Thursday, July 05, 2018

Holy Mole; La Fruta Del Diablo

As luck would have it, I am now located in a gastronomy mecca of Mex cuisine.  I braved the evening rain with purple umbrella (thanks LBC) and purple hooded sweatshirt (thanks colorblindness) until I made my way to Fonda de Santa Clara, a local tavern that has a few locations in Puebla.  The talavera tiles and bright blue-and-white walls gave the spot a nice ambiance.  I went for the local specialty mole poblana.  Before I go any further, I need to tell the story of mole poblana which is Puebla's most iconic dish.

The story dates back to around 1697 or so, when the Bishop of Puebla found out that the Viceroy of New Spain was coming to town.  In order to welcome the Virrey, the Bishop implored upon the Dominican order of nuns at the Santa Rosa de Lima monastery to whip up something special.  One industrious and inventive sister, named Sor Andrea de la Asuncion had the gastrodiplomatic spark to grind the chilies in a mortar and pestle with pinches and handfuls of garlic, sesame seeds, almonds, peanuts, chocolate, cinnamon, cloves, sugar, anise and other assorted spices.  One of her fellow nuns was so taken with her deft sauce that she broke her vow of silence and exclaimed, "Hermana, que bien mole" (Sister, how well you grind).  Needless to say, the Viceroy was taken with the dish.  So much so that he had the nuns' whole kitchen tiled with Talavera tiles.  Incidentally, Talavera also comes from Puebla but I will save that for a different entry.

But back to my dish.  Out came my mole poblana over a chicken breast with a side of spiced rice.  I took one bite, and proclaimed the glory to mole and to almighty Dios.  It was immaculate.  A perfect mix of sweet and savory with hints of various aforementioned spices and chocolate that coated the chicken.  Each bite brought out an exhortation.  The chicken made the perfect medium to collect the thick chocolate spice sauce, as did the corn tortillas.  It was immaculate.  And for 150 pesos ($7.50), was far more luxurious than the price. I washed it down with an Allende Golden Ale, a good Mexican microbrew.

After dinner, I went to a local bar called La Pasita to read Quixote and Stevenson's Treasure Island.  The bar is named for the local liquor la pasita, which is raisin liquor.  Not bad stuff.  The bar is apparently the oldest in Puebla, and is a funky spot.  Apparently they make the pasita liquor.  It had a sweet flavor as you can imagine, but not overly so.  The aperitif came chilled in a little shot glass with a toothpic of cheese and a raisin in it.  It was a good sip as I poured through Quixote.  I had one more anisado, a shot of anise liquor that helped serve as a digestif after the mole.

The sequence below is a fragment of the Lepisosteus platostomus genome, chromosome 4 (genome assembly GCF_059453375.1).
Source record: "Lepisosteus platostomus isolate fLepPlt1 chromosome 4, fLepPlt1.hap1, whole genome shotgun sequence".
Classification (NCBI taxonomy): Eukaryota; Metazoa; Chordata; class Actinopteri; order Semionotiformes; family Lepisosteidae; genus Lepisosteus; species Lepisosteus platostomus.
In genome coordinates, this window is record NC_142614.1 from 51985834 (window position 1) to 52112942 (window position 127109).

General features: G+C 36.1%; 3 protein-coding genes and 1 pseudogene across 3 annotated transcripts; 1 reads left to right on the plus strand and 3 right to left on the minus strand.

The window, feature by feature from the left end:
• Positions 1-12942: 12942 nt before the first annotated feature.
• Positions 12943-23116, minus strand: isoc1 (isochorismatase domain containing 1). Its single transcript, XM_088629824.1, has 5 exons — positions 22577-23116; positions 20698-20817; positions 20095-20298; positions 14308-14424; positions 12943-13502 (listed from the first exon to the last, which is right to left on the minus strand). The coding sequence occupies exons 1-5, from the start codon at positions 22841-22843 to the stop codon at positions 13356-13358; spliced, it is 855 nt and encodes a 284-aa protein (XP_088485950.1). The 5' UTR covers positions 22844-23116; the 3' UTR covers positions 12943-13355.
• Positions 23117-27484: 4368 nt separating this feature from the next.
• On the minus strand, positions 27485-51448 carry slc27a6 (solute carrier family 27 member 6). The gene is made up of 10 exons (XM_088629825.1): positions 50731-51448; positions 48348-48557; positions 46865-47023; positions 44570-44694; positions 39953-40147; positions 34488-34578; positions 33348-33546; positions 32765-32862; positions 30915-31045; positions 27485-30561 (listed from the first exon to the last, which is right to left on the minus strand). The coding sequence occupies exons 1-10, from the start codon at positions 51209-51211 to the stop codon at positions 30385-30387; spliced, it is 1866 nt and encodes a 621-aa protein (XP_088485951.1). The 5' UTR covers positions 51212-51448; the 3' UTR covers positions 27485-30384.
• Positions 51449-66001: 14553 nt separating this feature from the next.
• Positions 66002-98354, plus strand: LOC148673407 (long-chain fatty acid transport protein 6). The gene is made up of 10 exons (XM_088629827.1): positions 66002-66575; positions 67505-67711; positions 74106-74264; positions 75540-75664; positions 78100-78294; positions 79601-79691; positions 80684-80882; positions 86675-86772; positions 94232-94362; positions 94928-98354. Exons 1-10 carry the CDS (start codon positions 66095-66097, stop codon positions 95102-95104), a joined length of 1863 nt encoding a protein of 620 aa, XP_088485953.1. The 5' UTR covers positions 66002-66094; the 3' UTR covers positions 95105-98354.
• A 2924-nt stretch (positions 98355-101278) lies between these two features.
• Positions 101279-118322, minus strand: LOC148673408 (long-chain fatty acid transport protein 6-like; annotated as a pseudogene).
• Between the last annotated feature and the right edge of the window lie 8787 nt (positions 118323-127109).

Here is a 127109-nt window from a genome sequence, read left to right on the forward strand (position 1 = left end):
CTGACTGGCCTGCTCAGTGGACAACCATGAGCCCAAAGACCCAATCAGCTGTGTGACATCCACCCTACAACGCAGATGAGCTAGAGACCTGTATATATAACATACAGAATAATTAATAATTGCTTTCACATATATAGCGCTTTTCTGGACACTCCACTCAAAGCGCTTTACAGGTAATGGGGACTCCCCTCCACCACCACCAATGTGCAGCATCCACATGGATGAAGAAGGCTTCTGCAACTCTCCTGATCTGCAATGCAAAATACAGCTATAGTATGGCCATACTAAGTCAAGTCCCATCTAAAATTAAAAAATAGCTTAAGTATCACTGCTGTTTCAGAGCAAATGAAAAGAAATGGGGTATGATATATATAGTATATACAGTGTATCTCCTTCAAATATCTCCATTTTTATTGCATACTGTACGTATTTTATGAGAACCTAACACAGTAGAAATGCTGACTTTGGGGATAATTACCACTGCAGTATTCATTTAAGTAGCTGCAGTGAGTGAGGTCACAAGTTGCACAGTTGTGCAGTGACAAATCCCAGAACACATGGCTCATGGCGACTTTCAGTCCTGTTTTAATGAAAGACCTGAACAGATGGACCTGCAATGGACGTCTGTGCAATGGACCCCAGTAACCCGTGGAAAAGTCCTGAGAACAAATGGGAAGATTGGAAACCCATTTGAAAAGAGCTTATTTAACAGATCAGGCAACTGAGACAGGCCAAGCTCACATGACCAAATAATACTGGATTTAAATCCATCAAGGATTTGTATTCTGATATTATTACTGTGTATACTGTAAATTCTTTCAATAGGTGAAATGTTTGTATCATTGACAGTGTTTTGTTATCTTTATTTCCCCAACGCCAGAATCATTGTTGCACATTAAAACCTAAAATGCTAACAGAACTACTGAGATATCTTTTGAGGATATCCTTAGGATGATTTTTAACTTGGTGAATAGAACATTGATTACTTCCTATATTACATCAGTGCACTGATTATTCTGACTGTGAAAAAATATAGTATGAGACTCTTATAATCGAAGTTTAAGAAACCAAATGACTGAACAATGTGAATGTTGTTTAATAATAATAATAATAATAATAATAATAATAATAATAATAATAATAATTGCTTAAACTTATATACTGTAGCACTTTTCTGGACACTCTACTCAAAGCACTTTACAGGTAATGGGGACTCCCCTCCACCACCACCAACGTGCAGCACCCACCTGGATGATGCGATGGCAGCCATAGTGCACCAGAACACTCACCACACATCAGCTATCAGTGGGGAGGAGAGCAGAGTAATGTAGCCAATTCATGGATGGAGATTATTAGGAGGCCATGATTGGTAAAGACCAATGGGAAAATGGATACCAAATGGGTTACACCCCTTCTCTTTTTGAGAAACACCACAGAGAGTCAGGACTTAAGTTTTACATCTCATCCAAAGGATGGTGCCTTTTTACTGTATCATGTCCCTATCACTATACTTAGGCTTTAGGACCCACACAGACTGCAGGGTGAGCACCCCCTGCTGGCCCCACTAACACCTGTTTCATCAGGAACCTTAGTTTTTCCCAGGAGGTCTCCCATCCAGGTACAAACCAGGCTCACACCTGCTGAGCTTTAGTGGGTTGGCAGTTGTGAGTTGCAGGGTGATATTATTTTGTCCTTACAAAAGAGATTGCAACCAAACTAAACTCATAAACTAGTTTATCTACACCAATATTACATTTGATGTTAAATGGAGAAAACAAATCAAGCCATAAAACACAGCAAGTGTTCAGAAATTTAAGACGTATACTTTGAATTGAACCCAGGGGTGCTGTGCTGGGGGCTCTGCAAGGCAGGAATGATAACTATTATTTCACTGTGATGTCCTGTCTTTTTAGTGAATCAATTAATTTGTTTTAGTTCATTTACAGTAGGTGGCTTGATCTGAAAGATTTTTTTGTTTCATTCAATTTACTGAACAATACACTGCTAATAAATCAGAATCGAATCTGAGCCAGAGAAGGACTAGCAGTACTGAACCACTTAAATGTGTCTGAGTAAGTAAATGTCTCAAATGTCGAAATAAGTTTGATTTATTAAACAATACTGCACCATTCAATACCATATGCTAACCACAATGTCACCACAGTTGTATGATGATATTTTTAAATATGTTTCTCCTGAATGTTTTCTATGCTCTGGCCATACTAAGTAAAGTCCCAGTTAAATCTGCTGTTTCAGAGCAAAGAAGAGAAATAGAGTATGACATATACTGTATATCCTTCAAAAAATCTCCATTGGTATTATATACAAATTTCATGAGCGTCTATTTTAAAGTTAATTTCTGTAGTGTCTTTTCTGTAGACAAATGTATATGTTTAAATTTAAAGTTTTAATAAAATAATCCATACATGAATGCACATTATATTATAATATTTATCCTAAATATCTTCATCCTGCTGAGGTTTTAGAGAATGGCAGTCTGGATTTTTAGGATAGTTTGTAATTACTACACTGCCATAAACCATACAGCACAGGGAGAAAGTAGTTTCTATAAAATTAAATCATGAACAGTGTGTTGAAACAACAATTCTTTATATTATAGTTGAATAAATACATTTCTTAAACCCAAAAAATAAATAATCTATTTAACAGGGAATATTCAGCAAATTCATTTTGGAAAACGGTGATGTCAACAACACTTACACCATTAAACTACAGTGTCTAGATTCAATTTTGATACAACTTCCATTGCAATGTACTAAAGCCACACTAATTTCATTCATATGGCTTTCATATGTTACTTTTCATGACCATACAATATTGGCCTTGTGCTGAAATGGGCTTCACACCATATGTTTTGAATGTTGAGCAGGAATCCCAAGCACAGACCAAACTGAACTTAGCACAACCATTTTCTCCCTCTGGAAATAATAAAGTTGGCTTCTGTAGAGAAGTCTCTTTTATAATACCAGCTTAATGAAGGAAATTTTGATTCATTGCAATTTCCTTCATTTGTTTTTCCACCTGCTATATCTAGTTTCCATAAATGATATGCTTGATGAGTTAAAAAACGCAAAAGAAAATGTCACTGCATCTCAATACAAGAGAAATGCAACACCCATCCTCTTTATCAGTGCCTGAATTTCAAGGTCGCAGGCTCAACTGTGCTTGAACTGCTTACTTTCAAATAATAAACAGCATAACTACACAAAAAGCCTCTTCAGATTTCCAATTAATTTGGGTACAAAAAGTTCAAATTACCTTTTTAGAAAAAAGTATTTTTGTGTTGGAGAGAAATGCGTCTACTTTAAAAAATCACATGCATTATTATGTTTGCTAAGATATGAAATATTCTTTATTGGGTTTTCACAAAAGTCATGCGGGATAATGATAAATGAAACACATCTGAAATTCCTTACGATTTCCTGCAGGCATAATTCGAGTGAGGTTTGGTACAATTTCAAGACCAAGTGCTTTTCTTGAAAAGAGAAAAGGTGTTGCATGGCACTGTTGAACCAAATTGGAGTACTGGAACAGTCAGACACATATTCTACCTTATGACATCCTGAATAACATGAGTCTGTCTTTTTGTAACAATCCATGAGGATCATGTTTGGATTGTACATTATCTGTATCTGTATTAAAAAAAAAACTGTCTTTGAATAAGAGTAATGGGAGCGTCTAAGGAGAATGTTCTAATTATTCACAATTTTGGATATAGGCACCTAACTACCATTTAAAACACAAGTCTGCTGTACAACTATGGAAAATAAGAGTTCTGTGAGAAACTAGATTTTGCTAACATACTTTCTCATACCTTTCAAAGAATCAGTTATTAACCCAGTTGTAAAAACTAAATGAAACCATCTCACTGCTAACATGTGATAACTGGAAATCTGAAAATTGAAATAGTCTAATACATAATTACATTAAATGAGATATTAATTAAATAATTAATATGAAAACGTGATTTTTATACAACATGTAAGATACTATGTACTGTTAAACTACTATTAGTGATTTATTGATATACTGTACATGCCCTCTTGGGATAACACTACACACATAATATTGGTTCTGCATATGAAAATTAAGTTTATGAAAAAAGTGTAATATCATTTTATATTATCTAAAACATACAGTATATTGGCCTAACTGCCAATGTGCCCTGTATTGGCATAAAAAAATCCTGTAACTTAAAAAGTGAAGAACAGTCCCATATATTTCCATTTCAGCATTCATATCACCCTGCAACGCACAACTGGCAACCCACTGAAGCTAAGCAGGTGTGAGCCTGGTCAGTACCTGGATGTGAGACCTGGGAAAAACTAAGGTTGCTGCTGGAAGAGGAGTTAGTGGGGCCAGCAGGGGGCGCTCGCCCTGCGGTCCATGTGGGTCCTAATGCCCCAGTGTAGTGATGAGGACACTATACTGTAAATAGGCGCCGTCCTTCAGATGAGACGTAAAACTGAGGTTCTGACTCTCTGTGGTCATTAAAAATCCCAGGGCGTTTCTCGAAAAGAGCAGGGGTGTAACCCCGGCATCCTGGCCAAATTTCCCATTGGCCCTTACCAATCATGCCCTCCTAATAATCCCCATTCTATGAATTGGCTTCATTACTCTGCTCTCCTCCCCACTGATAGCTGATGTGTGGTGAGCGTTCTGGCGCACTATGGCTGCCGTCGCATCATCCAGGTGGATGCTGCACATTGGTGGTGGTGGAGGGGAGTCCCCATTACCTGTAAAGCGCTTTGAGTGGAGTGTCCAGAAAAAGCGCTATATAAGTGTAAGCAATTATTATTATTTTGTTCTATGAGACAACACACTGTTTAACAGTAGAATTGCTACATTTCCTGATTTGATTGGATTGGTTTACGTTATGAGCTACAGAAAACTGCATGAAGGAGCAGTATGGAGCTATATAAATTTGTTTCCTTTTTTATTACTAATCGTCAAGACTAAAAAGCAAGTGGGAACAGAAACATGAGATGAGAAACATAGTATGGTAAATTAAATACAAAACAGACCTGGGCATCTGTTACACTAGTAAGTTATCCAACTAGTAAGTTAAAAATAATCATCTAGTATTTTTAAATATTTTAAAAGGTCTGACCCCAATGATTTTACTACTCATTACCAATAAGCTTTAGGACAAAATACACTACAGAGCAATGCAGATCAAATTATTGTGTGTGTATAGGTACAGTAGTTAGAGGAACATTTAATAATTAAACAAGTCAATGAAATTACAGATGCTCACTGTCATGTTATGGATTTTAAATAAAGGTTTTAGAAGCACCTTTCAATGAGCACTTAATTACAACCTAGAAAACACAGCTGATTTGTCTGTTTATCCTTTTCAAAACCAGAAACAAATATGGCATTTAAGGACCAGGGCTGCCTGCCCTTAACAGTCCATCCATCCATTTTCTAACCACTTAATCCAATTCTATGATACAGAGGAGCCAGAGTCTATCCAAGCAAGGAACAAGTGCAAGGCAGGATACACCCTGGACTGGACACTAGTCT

My hostel room was empty so I had the room to myself.

I woke up to the hostel breakfast of pancakes (not bad) with local honey, eggs and watermelons squares.

After the morning job peruse, I wandered out for lunch.  I found a hole-in-the-wall spot that had a local specialty called moletes.  Moletes are a kinda-empanada, a half-moon shaped deep-fried pastry made from a mix of corn masa and mashed potatoes.  I had mine filled with tinga, a shredded beef in an adobo sauce.  The mix of mashed potato and corn masa gives it a little lighter flavor, and a little flakier consistency.  Slashed with red and green salsas, it was pretty delicious.  Even more so for 22 pesos ($1.10).

I was still a little peckish after the molete, so I wandered around until I found literally a hole in the wall, or rather a hole in a blue portico.  Some indigenous women had set-up a grill in the portico, and were making milmilletes--long blue corn boat tortillas filled with refried beans, covered with a bandera, a Mexican flag of red and green salsas with white onions and stringy white quesillo.  Best kind of flags, as I prefer this to other forms of gastronationalism and edible nationbranding.  I impressed the ladies as I munched a grilled jalapeno pepper.  They smiled as I told them the phrase someone else had once bestowed on me--"Tienes una cara como un gringo, pero una panza de un Mexicano" (You have the face like a gringo, but the stomach of a Mexican).  Another woman, who couldn't brook the heat said the chilies had the nickname la fruta del diablo.

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